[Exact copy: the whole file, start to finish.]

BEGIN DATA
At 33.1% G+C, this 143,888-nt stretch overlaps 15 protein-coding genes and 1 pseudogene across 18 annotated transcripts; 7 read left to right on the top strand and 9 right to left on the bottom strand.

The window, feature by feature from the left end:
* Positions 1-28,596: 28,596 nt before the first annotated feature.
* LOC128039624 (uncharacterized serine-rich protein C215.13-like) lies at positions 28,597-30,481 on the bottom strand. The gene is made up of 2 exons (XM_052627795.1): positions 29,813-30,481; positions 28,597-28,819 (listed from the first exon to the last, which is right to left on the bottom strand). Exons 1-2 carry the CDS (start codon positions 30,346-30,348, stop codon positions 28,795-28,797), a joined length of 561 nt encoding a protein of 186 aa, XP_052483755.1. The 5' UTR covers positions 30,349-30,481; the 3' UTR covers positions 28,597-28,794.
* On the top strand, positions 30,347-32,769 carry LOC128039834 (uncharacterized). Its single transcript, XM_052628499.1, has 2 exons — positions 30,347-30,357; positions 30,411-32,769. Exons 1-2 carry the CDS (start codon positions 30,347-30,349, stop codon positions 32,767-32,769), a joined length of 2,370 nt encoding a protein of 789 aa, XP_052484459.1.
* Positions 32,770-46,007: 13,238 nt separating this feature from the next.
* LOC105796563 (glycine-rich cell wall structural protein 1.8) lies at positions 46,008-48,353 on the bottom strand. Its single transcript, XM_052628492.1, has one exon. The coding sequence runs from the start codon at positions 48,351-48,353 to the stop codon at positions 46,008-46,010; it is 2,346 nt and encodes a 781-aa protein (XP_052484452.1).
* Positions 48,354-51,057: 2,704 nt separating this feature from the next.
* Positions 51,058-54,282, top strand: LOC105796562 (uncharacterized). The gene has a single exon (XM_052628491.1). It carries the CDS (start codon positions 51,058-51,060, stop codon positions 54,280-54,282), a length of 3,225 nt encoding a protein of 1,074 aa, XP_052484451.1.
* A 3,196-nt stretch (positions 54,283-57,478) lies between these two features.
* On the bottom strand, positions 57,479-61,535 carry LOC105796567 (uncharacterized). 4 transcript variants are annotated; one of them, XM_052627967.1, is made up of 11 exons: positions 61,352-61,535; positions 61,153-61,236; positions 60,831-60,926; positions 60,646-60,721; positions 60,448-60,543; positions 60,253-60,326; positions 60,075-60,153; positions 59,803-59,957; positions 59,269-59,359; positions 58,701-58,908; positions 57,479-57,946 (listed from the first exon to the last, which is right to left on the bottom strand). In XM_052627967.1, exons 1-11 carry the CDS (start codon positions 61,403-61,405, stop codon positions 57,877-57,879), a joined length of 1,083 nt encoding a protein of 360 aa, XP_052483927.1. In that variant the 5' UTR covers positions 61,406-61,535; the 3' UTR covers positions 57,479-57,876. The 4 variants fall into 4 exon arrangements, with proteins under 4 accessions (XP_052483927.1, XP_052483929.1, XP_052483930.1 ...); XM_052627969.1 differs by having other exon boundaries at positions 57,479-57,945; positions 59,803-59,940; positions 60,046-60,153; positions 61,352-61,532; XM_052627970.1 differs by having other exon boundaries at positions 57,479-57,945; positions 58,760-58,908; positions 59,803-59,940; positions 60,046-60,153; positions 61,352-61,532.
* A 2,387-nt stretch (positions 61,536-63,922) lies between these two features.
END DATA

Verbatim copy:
At 33.1% G+C, this 143,888-nt stretch overlaps 15 protein-coding genes and 1 pseudogene across 18 annotated transcripts; 7 read left to right on the top strand and 9 right to left on the bottom strand.

The window, feature by feature from the left end:
* Positions 1-28,596: 28,596 nt before the first annotated feature.
* LOC128039624 (uncharacterized serine-rich protein C215.13-like) lies at positions 28,597-30,481 on the bottom strand. The gene is made up of 2 exons (XM_052627795.1): positions 29,813-30,481; positions 28,597-28,819 (listed from the first exon to the last, which is right to left on the bottom strand). Exons 1-2 carry the CDS (start codon positions 30,346-30,348, stop codon positions 28,795-28,797), a joined length of 561 nt encoding a protein of 186 aa, XP_052483755.1. The 5' UTR covers positions 30,349-30,481; the 3' UTR covers positions 28,597-28,794.
* On the top strand, positions 30,347-32,769 carry LOC128039834 (uncharacterized). Its single transcript, XM_052628499.1, has 2 exons — positions 30,347-30,357; positions 30,411-32,769. Exons 1-2 carry the CDS (start codon positions 30,347-30,349, stop codon positions 32,767-32,769), a joined length of 2,370 nt encoding a protein of 789 aa, XP_052484459.1.
* Positions 32,770-46,007: 13,238 nt separating this feature from the next.
* LOC105796563 (glycine-rich cell wall structural protein 1.8) lies at positions 46,008-48,353 on the bottom strand. Its single transcript, XM_052628492.1, has one exon. The coding sequence runs from the start codon at positions 48,351-48,353 to the stop codon at positions 46,008-46,010; it is 2,346 nt and encodes a 781-aa protein (XP_052484452.1).
* Positions 48,354-51,057: 2,704 nt separating this feature from the next.
* Positions 51,058-54,282, top strand: LOC105796562 (uncharacterized). The gene has a single exon (XM_052628491.1). It carries the CDS (start codon positions 51,058-51,060, stop codon positions 54,280-54,282), a length of 3,225 nt encoding a protein of 1,074 aa, XP_052484451.1.
* A 3,196-nt stretch (positions 54,283-57,478) lies between these two features.
* On the bottom strand, positions 57,479-61,535 carry LOC105796567 (uncharacterized). 4 transcript variants are annotated; one of them, XM_052627967.1, is made up of 11 exons: positions 61,352-61,535; positions 61,153-61,236; positions 60,831-60,926; positions 60,646-60,721; positions 60,448-60,543; positions 60,253-60,326; positions 60,075-60,153; positions 59,803-59,957; positions 59,269-59,359; positions 58,701-58,908; positions 57,479-57,946 (listed from the first exon to the last, which is right to left on the bottom strand). In XM_052627967.1, exons 1-11 carry the CDS (start codon positions 61,403-61,405, stop codon positions 57,877-57,879), a joined length of 1,083 nt encoding a protein of 360 aa, XP_052483927.1. In that variant the 5' UTR covers positions 61,406-61,535; the 3' UTR covers positions 57,479-57,876. The 4 variants fall into 4 exon arrangements, with proteins under 4 accessions (XP_052483927.1, XP_052483929.1, XP_052483930.1 ...); XM_052627969.1 differs by having other exon boundaries at positions 57,479-57,945; positions 59,803-59,940; positions 60,046-60,153; positions 61,352-61,532; XM_052627970.1 differs by having other exon boundaries at positions 57,479-57,945; positions 58,760-58,908; positions 59,803-59,940; positions 60,046-60,153; positions 61,352-61,532.
* A 2,387-nt stretch (positions 61,536-63,922) lies between these two features.